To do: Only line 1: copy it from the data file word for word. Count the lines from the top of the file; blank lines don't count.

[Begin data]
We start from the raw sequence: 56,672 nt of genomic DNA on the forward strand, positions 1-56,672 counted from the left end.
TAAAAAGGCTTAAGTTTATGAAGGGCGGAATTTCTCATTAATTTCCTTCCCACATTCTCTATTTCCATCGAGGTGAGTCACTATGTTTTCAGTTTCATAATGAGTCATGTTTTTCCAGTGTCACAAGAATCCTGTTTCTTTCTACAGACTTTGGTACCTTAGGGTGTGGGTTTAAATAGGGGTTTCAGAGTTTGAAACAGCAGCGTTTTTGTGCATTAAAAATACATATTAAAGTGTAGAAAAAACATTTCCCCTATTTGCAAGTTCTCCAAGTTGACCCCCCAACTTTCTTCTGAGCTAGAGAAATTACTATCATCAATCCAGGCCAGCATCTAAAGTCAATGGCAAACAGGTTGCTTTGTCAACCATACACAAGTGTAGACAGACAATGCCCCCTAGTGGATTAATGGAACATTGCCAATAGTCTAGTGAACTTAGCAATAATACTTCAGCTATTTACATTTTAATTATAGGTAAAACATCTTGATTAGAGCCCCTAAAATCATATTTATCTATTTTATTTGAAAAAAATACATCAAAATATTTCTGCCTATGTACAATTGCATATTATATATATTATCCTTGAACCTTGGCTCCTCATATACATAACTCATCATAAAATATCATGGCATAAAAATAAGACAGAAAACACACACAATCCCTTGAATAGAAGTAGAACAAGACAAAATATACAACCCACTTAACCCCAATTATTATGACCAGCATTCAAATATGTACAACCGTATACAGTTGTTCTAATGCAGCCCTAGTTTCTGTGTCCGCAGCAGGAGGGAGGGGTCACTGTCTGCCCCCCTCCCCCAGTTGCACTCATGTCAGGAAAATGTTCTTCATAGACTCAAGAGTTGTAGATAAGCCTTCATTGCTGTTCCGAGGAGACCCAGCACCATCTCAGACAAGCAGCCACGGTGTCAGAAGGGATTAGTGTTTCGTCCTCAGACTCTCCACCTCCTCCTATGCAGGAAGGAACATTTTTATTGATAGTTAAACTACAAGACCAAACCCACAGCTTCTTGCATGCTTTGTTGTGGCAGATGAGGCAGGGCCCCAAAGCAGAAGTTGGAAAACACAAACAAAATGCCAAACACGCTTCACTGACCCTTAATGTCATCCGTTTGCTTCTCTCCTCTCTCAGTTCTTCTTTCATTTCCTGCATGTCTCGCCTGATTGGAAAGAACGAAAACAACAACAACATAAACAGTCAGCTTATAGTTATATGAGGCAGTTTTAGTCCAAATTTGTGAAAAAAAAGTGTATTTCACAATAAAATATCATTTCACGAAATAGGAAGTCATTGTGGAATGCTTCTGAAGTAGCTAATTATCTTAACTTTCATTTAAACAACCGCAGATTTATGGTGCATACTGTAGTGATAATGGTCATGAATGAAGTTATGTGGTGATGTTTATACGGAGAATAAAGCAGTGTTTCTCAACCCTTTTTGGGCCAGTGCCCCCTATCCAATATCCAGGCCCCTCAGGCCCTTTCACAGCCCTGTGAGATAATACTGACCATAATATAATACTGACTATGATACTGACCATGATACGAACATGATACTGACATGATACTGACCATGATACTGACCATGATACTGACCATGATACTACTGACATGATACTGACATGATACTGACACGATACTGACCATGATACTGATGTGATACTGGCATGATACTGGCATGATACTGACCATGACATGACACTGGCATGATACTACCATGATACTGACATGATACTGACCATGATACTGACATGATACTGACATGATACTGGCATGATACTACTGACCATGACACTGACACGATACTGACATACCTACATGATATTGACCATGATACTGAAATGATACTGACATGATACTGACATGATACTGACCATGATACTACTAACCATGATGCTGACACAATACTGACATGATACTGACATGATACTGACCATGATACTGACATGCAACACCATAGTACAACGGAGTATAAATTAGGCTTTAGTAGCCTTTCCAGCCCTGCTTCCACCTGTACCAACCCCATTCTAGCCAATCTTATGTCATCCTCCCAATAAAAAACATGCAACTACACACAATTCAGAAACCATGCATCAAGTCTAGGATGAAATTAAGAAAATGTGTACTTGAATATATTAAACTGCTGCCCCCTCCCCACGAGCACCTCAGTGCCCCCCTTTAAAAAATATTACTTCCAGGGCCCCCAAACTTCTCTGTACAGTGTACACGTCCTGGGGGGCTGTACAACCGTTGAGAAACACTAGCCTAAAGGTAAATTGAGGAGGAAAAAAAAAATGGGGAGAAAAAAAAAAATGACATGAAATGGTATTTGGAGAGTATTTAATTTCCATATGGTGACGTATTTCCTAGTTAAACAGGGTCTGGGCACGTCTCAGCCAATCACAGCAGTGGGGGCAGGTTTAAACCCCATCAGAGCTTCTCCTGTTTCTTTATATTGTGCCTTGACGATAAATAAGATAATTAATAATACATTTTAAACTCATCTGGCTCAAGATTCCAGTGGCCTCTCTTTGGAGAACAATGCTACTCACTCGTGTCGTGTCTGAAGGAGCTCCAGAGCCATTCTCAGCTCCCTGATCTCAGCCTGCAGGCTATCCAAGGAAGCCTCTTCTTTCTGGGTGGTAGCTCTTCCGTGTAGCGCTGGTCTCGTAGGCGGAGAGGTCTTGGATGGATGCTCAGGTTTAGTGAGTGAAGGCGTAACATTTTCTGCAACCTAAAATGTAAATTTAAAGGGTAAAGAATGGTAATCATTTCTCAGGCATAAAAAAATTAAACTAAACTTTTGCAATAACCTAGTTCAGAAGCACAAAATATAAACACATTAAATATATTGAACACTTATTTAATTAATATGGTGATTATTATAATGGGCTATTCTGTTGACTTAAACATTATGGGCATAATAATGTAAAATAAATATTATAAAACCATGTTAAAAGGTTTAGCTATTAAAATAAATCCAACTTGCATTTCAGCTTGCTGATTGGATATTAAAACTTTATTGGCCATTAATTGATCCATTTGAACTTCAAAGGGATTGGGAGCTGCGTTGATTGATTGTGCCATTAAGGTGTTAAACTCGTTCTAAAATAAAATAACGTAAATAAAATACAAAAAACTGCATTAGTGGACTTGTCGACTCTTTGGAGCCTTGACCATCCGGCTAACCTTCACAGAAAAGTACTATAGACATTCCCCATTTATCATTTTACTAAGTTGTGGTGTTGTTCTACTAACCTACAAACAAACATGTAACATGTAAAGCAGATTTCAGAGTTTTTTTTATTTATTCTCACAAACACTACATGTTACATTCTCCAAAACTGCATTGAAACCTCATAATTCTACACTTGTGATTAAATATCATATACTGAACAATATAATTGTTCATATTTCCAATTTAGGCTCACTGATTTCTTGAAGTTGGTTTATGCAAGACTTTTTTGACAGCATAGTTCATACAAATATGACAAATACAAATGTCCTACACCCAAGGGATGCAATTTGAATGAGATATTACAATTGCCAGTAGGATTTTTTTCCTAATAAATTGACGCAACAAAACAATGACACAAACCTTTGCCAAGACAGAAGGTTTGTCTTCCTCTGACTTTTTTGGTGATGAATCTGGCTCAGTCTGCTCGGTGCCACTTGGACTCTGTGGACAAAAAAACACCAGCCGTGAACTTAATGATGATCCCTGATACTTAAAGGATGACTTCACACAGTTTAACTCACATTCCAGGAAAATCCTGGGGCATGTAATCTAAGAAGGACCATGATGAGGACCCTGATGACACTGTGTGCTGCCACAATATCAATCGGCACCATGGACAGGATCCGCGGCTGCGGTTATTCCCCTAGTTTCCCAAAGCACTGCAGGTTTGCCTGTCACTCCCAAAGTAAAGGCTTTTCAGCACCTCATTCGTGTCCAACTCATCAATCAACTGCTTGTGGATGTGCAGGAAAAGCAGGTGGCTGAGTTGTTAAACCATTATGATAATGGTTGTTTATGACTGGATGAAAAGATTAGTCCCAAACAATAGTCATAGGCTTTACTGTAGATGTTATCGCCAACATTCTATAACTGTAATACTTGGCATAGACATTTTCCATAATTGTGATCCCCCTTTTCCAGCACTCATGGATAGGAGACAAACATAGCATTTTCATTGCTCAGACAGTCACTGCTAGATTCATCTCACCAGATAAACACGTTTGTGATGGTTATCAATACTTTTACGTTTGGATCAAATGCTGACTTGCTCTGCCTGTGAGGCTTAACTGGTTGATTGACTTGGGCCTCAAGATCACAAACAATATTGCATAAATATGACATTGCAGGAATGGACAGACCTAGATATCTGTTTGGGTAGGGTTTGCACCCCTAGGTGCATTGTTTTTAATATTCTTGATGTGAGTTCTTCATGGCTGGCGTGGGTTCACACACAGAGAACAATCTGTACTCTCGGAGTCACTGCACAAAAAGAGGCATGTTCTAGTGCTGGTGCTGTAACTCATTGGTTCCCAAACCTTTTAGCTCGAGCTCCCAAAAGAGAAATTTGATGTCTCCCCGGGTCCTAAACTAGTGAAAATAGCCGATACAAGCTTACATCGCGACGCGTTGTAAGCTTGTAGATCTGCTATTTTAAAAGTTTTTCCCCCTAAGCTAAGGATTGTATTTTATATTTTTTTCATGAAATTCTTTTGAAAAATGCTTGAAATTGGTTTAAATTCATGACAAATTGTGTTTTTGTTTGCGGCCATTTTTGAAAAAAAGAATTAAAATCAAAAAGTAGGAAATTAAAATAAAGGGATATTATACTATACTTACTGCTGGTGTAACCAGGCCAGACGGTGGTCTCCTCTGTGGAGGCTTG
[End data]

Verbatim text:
We start from the raw sequence: 56,672 nt of genomic DNA on the forward strand, positions 1-56,672 counted from the left end.